Young ballet lovers will be smitten with the story.



A poor Russian girl enchants the world with her romantic ballet performances.

Pavlova was born in Czarist Russia, the daughter of a laundry woman. When her mother took her to a ballet performance, she was spellbound. After waiting two years to be accepted, she rose through the ranks of the Imperial Ballet School despite having what was considered an imperfect body. She excelled in the great 19th-century romantic roles and made “The Dying Swan,” with music from The Carnival of the Animals, by Camille Saint-Saëns, her signature piece. Pavlova traveled around the world sharing her gift and teaching, passing up 20th-century ballets choreographed to modern music and always enchanting audiences with her incomparable style. Snyder writes in the present tense in a delicate and poetic voice that mirrors Pavlova’s onstage persona. Morstad’s art, a combination of ink, gouache, graphite, pencil, and crayon, evokes beautiful Russian cityscapes, while scenes set in a dance studio effectively make use of a white background to showcase a solitary dancing beauty. Falling snow and images of flowers and feathers reappear through the pages as motifs of Pavlova’s childhood, her passion for dance, and her too-young death.

Young ballet lovers will be smitten with the story. (author’s note, bibliography, quotation sources) (Picture book/biography. 6-9)

Pub Date: Aug. 1, 2015

ISBN: 978-1-4521-1890-1

Page Count: 52

Publisher: Chronicle Books

Review Posted Online: April 15, 2015

Kirkus Reviews Issue: May 1, 2015

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            The legions of fans who over the years have enjoyed dePaola’s autobiographical picture books will welcome this longer gathering of reminiscences.  Writing in an authentically childlike voice, he describes watching the new house his father was building go up despite a succession of disasters, from a brush fire to the hurricane of 1938.  Meanwhile, he also introduces family, friends, and neighbors, adds Nana Fall River to his already well-known Nana Upstairs and Nana Downstairs, remembers his first day of school (“ ‘ When do we learn to read?’  I asked.  ‘Oh, we don’t learn how to read in kindergarten.  We learn to read next year, in first grade.’  ‘Fine,’ I said.  ‘I’ll be back next year.’  And I walked right out of school.”), recalls holidays, and explains his indignation when the plot of Disney’s “Snow White” doesn’t match the story he knows.  Generously illustrated with vignettes and larger scenes, this cheery, well-knit narrative proves that an old dog can learn new tricks, and learn them surpassingly well.  (Autobiography.  7-9)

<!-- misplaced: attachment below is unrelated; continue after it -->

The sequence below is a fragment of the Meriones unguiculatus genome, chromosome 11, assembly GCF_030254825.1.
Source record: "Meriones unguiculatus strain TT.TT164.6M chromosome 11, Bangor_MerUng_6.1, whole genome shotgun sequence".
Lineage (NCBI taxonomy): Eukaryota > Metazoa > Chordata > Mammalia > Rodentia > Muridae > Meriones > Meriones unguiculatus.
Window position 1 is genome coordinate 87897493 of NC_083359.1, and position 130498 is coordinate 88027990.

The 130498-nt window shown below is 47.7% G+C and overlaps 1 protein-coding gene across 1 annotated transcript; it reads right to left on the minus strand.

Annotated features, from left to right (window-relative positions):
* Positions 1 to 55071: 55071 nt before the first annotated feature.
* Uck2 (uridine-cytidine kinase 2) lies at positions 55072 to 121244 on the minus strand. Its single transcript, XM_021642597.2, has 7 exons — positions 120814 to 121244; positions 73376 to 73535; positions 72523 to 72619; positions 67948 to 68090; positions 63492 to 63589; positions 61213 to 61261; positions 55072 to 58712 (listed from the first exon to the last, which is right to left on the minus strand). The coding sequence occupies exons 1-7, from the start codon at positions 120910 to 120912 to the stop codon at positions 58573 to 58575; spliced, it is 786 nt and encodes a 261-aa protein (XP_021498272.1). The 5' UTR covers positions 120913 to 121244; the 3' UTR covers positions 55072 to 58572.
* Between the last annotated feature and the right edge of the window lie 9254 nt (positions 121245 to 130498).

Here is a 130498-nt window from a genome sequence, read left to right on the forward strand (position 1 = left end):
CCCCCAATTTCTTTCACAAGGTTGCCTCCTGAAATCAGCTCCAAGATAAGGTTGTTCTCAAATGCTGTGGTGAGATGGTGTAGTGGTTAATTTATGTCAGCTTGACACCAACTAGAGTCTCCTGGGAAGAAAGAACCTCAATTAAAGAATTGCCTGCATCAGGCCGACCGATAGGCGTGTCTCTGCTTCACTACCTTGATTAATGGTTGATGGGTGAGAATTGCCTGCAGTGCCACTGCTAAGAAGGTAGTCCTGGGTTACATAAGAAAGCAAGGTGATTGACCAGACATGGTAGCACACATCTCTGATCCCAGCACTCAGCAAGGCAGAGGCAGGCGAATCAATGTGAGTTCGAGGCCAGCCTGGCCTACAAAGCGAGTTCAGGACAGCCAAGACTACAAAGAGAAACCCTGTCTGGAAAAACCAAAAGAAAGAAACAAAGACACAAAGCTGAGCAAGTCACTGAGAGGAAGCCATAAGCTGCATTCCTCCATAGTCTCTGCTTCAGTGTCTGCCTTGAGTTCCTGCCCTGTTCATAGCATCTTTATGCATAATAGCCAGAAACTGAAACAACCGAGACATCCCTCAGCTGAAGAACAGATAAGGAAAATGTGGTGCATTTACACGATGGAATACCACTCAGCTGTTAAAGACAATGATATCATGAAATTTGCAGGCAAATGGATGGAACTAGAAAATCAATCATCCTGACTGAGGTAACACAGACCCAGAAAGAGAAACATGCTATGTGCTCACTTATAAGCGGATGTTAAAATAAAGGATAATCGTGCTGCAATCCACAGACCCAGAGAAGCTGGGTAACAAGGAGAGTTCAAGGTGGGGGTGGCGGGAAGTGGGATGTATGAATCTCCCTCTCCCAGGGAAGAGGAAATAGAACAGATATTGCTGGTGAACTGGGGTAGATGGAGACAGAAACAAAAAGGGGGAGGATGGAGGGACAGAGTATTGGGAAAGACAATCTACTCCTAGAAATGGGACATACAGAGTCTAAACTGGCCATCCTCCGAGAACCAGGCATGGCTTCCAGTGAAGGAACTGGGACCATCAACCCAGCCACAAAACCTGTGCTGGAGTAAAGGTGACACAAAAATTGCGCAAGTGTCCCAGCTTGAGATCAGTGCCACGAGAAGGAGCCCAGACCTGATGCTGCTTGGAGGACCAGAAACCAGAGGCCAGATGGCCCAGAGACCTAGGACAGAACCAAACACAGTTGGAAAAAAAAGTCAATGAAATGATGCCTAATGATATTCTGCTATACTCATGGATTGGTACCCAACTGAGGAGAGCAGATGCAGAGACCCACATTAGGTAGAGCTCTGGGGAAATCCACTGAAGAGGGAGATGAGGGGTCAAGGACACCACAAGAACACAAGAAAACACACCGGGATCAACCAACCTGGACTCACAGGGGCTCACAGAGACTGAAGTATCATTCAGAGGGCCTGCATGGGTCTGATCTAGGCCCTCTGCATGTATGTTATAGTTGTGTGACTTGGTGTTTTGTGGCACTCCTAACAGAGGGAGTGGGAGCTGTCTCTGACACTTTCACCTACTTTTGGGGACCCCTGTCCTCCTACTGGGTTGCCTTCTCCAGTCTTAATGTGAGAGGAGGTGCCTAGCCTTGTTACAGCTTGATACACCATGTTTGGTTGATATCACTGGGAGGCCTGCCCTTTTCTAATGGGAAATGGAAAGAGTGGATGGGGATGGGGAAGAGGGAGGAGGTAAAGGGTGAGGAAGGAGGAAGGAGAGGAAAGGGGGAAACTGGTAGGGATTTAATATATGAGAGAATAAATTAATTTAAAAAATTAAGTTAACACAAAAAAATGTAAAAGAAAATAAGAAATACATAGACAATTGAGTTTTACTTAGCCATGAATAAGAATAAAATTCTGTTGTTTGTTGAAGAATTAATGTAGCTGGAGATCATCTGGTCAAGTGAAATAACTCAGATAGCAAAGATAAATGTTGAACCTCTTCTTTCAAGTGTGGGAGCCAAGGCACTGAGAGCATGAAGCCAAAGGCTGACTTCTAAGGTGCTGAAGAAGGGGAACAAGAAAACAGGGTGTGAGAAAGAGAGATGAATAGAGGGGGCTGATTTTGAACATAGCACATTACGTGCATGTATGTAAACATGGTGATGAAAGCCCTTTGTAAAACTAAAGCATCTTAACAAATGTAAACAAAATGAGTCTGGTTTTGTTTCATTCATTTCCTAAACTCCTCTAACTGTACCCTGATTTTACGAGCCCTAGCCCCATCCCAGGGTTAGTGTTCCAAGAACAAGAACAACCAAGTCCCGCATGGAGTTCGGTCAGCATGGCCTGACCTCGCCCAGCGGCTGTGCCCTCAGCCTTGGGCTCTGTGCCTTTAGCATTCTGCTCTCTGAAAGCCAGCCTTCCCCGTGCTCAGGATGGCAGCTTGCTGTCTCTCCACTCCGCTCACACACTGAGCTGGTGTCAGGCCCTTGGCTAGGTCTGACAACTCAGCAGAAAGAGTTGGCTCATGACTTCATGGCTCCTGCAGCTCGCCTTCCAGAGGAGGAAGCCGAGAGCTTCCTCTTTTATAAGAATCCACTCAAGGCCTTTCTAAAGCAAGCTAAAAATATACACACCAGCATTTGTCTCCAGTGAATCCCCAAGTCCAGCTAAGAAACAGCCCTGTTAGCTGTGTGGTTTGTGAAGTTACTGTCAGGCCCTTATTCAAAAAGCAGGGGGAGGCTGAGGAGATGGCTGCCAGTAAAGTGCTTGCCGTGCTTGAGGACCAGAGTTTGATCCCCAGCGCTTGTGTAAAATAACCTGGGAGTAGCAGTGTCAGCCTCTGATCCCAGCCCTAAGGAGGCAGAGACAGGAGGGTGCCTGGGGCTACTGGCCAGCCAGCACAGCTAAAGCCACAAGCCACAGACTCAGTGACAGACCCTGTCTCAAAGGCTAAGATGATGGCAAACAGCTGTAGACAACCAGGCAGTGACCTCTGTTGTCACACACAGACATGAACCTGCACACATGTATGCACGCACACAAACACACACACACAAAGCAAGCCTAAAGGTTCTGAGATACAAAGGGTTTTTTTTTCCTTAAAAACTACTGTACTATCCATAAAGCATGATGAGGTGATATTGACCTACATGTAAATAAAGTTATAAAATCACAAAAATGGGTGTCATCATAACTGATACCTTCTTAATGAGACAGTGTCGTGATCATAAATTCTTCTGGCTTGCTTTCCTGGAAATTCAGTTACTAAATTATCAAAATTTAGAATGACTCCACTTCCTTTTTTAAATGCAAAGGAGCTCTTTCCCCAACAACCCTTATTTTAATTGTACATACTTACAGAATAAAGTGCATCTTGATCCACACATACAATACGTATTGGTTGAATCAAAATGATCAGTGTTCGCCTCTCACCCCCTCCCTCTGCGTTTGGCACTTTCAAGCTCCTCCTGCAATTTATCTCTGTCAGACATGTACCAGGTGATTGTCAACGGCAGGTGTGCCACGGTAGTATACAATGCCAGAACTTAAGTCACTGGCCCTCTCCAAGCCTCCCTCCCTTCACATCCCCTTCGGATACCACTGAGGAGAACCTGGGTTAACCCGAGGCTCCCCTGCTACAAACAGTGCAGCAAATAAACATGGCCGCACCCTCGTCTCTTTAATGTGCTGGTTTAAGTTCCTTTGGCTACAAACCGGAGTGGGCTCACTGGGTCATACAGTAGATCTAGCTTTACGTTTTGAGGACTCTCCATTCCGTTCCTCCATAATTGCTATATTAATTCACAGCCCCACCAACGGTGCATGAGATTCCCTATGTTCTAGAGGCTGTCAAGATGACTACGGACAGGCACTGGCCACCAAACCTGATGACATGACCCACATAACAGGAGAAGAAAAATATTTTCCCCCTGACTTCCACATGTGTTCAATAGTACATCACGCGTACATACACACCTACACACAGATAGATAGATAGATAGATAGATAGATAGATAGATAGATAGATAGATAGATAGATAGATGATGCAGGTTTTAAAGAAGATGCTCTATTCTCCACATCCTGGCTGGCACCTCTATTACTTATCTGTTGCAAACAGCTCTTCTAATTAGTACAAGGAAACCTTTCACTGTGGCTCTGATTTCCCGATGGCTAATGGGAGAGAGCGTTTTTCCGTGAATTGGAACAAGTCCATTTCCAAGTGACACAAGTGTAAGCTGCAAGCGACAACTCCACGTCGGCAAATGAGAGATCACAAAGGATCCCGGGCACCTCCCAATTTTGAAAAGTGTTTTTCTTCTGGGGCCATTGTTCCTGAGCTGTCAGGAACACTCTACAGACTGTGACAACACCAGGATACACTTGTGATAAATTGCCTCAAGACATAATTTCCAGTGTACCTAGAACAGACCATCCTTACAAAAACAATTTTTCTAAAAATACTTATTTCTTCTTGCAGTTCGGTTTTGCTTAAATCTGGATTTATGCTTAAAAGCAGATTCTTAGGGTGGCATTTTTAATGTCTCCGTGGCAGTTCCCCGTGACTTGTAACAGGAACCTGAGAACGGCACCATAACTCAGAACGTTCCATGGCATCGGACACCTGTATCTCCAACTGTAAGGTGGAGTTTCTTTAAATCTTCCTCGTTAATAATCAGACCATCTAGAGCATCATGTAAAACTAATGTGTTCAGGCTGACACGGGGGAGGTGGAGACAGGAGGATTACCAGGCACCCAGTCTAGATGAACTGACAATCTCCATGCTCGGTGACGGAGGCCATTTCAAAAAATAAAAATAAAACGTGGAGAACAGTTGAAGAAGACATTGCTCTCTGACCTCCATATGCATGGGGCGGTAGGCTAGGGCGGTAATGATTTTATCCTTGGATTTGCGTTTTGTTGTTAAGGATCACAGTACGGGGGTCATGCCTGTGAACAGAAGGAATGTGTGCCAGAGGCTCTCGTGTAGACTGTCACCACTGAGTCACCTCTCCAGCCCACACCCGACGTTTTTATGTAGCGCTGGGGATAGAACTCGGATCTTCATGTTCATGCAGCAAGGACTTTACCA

Pub Date: April 1, 1999

ISBN: 0-399-23246-X

Page Count: 58

Publisher: Putnam

Review Posted Online: May 20, 2010

Kirkus Reviews Issue: April 15, 1999

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Make space for this clever blend of science and self-realization.


If Pluto can’t be a planet—then what is he?

Having been a regular planet for “the better part of forever,” Pluto is understandably knocked out of orbit by his sudden exclusion. With Charon and his four other moons in tow he sets off in search of a new identity. Unfortunately, that only spins him into further gloom, as he doesn’t have a tail like his friend Halley’s comet, is too big to join Ida and the other asteroids, and feels disinclined to try to crash into Earth like meteoroids Gem and Persi. Then, just as he’s about to plunge into a black hole of despair, an encounter with a whole quartet of kindred spheroids led by Eris rocks his world…and a follow-up surprise party thrown by an apologetic Saturn (“Dwarf planet has a nice RING to it”) and the other seven former colleagues literally puts him “over the moon.” Demmer gives all the heavenly bodies big eyes (some, including the feminine Saturn, with long lashes) and, on occasion, short arms along with distinctive identifying colors or markings. Dressing the troublemaking meteoroids in do-rags and sunglasses sounds an off note. Without mentioning that the reclassification is still controversial, Wade closes with a (somewhat) straighter account of Pluto’s current official status and the reasons for it.

Make space for this clever blend of science and self-realization. (Picture book. 6-8)

Pub Date: Aug. 1, 2018

ISBN: 978-1-68446-004-5

Page Count: 32

Publisher: Capstone Young Readers

Review Posted Online: April 25, 2018

Kirkus Reviews Issue: May 15, 2018

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